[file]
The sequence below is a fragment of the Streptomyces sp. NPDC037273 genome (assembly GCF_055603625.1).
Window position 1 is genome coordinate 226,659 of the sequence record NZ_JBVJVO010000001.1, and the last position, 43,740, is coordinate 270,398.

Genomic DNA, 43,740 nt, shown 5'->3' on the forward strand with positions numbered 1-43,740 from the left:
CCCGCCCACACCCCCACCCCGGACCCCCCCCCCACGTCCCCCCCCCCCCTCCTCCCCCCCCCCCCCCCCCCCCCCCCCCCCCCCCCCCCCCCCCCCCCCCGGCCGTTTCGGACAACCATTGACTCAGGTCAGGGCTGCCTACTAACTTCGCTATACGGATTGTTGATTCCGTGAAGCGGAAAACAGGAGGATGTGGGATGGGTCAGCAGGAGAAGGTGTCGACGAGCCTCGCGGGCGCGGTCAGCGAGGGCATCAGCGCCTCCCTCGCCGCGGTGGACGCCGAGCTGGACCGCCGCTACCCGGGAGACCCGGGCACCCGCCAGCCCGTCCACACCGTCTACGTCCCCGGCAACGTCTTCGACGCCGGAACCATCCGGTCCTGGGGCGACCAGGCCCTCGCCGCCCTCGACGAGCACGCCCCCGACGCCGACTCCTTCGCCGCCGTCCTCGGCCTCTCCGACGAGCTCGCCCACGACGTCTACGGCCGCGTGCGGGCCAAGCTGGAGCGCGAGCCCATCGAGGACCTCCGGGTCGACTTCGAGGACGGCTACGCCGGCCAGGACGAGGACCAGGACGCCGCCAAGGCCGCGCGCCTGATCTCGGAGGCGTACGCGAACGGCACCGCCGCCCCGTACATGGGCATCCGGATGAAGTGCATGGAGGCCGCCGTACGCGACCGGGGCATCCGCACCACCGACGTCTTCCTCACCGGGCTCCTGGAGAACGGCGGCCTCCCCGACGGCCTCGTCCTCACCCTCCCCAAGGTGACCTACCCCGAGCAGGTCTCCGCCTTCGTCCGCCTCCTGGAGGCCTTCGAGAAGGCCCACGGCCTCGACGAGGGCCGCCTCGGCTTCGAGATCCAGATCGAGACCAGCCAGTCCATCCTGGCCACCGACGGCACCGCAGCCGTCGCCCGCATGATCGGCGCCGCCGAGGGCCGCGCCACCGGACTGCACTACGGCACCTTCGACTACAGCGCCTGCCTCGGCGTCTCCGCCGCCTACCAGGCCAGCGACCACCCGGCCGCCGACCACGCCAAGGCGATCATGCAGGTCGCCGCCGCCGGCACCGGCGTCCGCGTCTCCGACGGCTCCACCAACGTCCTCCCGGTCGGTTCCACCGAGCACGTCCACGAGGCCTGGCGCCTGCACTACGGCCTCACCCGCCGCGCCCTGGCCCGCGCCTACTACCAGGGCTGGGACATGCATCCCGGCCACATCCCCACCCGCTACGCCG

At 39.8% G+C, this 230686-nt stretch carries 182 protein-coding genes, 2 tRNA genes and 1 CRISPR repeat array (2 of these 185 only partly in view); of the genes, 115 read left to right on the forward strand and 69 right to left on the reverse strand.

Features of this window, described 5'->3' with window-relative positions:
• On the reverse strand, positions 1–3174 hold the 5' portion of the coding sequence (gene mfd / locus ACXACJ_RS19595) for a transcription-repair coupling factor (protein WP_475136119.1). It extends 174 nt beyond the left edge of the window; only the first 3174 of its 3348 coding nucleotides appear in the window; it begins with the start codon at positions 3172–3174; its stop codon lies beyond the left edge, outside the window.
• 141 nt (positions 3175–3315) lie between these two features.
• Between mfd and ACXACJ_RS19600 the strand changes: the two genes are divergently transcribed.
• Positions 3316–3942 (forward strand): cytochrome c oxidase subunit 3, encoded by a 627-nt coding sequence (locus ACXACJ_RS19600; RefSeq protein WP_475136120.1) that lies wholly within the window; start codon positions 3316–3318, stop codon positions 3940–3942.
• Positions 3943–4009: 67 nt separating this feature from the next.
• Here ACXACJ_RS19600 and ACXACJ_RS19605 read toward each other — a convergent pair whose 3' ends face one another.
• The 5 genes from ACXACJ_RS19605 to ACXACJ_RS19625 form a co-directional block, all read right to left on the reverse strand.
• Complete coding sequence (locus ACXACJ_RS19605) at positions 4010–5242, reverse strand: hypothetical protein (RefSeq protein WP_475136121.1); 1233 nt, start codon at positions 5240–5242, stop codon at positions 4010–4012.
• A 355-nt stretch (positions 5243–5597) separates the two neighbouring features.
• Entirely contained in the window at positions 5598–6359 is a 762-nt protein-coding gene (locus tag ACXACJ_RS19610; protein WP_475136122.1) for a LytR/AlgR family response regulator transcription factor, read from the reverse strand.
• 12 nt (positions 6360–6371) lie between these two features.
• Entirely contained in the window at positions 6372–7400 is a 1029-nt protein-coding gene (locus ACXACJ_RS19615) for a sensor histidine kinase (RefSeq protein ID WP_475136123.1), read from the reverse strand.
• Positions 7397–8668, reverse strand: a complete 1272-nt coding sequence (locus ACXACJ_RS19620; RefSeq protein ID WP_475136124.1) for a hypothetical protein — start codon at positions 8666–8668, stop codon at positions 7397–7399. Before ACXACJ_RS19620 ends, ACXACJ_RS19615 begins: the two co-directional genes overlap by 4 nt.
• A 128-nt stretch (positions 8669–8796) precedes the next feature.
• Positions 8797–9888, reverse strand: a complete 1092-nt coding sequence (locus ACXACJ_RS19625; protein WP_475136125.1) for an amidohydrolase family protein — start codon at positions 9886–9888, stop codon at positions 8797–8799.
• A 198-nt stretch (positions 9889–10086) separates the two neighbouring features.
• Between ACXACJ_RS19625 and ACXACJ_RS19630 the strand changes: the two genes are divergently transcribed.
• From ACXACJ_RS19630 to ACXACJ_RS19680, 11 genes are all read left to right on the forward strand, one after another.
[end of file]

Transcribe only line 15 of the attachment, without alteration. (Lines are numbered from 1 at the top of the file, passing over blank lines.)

• A 355-nt stretch (positions 5243–5597) separates the two neighbouring features.